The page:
Lobotomy: Frontal Lobe and Community Endorses Lobotomies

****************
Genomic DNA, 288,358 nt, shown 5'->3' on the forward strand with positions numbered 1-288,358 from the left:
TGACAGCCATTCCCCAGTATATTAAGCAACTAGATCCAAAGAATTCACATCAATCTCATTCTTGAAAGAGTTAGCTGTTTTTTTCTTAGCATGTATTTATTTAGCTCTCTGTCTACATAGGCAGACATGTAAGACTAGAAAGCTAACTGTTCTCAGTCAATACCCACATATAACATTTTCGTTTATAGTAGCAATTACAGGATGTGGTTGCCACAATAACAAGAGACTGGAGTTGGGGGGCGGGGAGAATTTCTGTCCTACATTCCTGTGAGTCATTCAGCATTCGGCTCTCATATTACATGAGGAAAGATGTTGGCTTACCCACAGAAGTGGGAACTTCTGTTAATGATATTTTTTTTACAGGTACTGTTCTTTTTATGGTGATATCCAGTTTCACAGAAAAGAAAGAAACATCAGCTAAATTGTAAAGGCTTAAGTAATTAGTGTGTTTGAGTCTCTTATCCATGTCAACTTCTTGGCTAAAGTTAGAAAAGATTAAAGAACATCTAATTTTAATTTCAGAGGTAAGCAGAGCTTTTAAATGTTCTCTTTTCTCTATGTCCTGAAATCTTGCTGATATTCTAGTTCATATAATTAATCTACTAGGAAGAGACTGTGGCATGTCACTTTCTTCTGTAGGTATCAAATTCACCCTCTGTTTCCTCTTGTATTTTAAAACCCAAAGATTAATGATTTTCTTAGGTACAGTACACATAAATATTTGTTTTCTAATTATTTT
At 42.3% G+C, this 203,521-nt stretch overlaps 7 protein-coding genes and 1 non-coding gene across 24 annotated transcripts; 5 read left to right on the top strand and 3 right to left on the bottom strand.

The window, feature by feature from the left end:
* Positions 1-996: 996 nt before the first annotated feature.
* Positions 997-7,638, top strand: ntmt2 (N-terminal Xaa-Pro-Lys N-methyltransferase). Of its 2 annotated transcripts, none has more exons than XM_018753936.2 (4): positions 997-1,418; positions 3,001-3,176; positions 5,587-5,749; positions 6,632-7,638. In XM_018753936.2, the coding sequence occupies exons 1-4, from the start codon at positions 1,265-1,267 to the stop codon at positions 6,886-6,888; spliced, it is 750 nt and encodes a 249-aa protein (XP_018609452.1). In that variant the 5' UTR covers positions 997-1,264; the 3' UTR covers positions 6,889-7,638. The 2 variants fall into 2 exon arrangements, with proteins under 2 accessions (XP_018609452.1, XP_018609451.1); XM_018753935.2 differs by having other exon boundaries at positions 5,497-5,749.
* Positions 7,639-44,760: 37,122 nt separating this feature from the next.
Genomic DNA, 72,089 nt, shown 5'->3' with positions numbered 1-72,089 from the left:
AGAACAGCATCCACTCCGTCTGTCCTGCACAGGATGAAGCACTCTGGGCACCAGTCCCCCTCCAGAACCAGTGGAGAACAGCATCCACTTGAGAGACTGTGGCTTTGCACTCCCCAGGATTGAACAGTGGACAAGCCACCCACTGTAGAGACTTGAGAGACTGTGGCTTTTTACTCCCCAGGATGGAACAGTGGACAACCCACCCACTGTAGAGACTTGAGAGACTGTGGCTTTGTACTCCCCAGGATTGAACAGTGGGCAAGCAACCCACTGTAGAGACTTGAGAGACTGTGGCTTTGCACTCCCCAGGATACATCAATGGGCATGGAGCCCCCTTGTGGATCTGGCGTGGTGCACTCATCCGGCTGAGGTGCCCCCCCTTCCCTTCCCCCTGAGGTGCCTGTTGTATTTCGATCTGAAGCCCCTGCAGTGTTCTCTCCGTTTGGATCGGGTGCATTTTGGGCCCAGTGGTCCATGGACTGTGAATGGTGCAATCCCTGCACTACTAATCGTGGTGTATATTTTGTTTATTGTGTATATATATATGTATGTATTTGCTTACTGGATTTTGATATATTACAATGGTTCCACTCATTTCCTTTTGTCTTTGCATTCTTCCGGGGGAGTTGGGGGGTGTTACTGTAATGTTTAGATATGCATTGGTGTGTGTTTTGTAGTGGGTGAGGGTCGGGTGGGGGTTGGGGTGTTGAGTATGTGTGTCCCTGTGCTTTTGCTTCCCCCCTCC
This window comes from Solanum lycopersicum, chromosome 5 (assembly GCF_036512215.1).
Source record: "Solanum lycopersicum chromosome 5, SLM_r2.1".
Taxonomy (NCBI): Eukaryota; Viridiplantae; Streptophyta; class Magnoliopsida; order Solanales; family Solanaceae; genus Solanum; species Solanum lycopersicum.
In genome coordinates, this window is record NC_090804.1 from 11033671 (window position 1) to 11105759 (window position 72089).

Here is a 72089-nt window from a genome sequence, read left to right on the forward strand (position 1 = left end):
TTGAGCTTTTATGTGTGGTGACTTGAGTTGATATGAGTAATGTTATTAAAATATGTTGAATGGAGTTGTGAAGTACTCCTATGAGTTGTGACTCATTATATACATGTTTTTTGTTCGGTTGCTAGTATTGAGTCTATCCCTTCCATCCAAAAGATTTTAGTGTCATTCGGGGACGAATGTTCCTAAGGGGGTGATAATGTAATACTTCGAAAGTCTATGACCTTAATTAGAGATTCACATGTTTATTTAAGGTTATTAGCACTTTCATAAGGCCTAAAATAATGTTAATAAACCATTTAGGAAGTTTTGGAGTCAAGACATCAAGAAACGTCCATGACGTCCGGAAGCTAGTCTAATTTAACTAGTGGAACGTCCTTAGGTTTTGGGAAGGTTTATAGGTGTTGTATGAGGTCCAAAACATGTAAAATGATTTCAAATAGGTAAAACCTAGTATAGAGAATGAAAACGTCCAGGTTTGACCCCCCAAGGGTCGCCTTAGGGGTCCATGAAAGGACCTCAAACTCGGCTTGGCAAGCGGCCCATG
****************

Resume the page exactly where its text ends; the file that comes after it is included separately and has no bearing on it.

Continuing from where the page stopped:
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A Lobotomy is an operation that was first completed on humans in 1935 by Dr. Moniz, who was awarded the Nobel Prize for his lobotomy practices in 1949. The doctor drilled holes into the brain and he destroyed the nerves that connected the frontal lobes to the main body of the human brain. The doctor warned that lobotomies should only be used in rare, unusual cases when other methods and treatments had failed. In 1936, Walter Freeman and James Watts performed their first lobotomy on a patient showing symptoms of fearfulness and an agitated personality. The patient’s schizophrenic symptoms seemed to be somewhat appeased; however, she developed apathy, indifference, and dispassion. Walter Freeman developed the "ice-pick lobotomy." He would sedate the patient with electric shocks and insert the pick above the eye, through the plate and into the brain. Dr. Freeman used this method for all sorts of mental and behavioral disorders – schizophrenia, major depression, sexual deviance, and criminal behavior. Due to the fact that the lobotomy did improve some of the symptoms of mental disorders, between 1939 and 1951, an average of 4 lobotomies a day were performed within the U.S. Lobotomies were performed and gained acceptance during this time, because it supposedly help “cure” (reduce the abnormal behaviors) the patient and in turn the patient was no longer a blight to society. The patients became more calm and sedated, but the underlying disorder may still be prevalent within the individual. I do believe that this procedure is practiced today. I do not believe the scientific community endorses lobotomies, but I think some doctors will perform this operation. I am opposed to receiving a lobotomy and I believe no family member has any authority to advocate for the patient in such cases. I think that all methods of treatment must be utilized before such a procedure, including long-term hospitalization, if needed. With the scientific advances in the last few...
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